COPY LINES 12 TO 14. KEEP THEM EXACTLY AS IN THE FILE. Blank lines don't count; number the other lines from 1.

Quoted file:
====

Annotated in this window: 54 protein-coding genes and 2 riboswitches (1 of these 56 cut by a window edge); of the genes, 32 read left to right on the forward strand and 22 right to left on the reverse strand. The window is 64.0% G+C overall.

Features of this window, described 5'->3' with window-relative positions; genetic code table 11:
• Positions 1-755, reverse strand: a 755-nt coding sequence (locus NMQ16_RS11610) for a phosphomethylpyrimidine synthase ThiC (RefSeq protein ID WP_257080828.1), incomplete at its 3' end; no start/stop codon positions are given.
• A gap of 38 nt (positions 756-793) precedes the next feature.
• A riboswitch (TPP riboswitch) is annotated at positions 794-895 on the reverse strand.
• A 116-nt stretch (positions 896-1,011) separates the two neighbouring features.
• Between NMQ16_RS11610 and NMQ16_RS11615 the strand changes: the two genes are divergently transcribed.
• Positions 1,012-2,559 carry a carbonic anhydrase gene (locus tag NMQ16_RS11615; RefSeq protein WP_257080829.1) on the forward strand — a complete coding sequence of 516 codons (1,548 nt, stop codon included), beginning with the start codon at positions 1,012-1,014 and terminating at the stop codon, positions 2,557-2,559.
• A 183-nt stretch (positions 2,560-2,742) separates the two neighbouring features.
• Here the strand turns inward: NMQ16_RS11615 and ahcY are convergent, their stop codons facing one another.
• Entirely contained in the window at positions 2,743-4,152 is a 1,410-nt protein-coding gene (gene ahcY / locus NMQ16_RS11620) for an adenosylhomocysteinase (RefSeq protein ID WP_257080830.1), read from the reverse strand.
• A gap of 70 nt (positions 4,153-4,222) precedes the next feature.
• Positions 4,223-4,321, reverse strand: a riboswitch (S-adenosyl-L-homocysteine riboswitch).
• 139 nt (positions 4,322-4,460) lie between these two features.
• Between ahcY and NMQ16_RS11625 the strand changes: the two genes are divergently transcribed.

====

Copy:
• A gap of 70 nt (positions 4,153-4,222) precedes the next feature.
• Positions 4,223-4,321, reverse strand: a riboswitch (S-adenosyl-L-homocysteine riboswitch).
• 139 nt (positions 4,322-4,460) lie between these two features.